By Steve McCaskill
Broadband should be treated like a utility, such as electricity or water, a House of Lords committee has recommended, arguing that the continued presence of "not-spots" is "unacceptable."
The committee's report, entitled Make or Break: The UK's Digital Future, says some sections of society and regions of the United Kingdom are at risk of being left behind by the digital revolution due to inadequate connectivity and education.
"It's unacceptable that some urban areas still experience 'not-spots', particularly where the lack of internet directly affects the UK's ability to compete," said Chair of the Committee Baroness Morgan.
Broadband as a Utility
"Also, in some parts of the United Kingdom, as much as 20 percent of the population has never used the Internet. Only when the Government treats the Internet as a utility, as important and vital for people as water or electricity, will these issues be addressed."
The government's Broadband Delivery UK (BDUK) program has so far connected two million properties to superfast broadband and intends to cover 95 percent of the population by 2017. BT has so far won all of the money available from BDUK and its Openreach fiber network now reaches 22 million homes.
Rival Virgin Media's cable infrastructure is expected to expand to 17 million over the next five years following a £3 billion investment, although the majority of this footprint is in urban areas. There are also a number of Fiber-to-the-Premise (FTTP) network providers, but most of these are in cities, too.
The government says it will connect the final five percent of premises not covered by existing projects through alternative technologies like satellite and LTE, but the committee says access is only half the problem. It claims six million people have never used the Internet and that the United Kingdom is not preparing for a future labor market that will see millions of jobs at risk of automation.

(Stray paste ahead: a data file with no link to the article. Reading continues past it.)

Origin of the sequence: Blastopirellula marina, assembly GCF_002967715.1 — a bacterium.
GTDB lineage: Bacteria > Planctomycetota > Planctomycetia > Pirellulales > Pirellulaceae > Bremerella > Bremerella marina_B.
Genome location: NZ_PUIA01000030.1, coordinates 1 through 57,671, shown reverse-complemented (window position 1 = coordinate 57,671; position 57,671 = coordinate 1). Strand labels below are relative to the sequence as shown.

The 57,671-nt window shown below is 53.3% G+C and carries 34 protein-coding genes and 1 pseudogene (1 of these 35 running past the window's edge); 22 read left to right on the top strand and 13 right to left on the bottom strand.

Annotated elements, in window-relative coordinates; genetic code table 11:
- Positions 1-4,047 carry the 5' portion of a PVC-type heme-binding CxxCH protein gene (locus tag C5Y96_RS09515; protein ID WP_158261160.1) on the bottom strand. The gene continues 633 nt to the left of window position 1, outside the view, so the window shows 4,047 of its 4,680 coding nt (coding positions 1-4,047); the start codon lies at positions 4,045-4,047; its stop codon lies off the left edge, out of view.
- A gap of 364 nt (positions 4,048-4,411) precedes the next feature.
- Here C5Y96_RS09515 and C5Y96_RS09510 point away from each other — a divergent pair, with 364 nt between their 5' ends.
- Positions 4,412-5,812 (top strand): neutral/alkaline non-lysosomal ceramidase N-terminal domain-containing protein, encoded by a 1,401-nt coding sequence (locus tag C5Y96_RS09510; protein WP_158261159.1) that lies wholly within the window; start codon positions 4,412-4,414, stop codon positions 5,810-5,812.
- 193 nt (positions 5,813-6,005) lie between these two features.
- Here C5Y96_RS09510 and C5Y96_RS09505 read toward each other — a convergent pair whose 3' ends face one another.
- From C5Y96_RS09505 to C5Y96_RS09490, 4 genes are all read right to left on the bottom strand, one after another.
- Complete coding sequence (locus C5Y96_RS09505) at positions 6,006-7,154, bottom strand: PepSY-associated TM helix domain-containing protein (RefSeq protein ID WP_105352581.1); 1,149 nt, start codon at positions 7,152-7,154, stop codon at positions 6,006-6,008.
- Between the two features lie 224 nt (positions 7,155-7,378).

'Wake Up Call'
The committee says there is a "distinct lack of Government coordination" on digital initiatives and wants to see the creation of a single digital agenda led by one cabinet minister. Such an agenda would see digital literacy taught alongside maths and English in the national curriculum, along with digital skills and cyber security training for adults.
"This report is a wake-up call to whoever forms the next Government in May," added Baroness Morgan. "Digital is everywhere, with digital skills now seen as vital life skills. It's obvious, however, that we're not learning the right skills to meet our future needs.
"From an early age we need to give digital literacy as much importance as numeracy and literacy. While we welcome the introduction of the computing curriculum, we are concerned about the ability of teachers to deliver it, with more than half of our IT teachers not having a post-A level qualification relevant to IT. At the higher education level, there is an urgent need for industry input, so that graduates are learning job-relevant digital skills.
"Our overwhelming recommendation is that the incoming Government creates a Digital Agenda, with the goal of securing the UK's place as a leading digital economy within the next five years. Digital skills can no longer be dealt with by individual departments–this must all join up. We urge the new Government to create a Cabinet Minister post to steer this Digital Agenda through."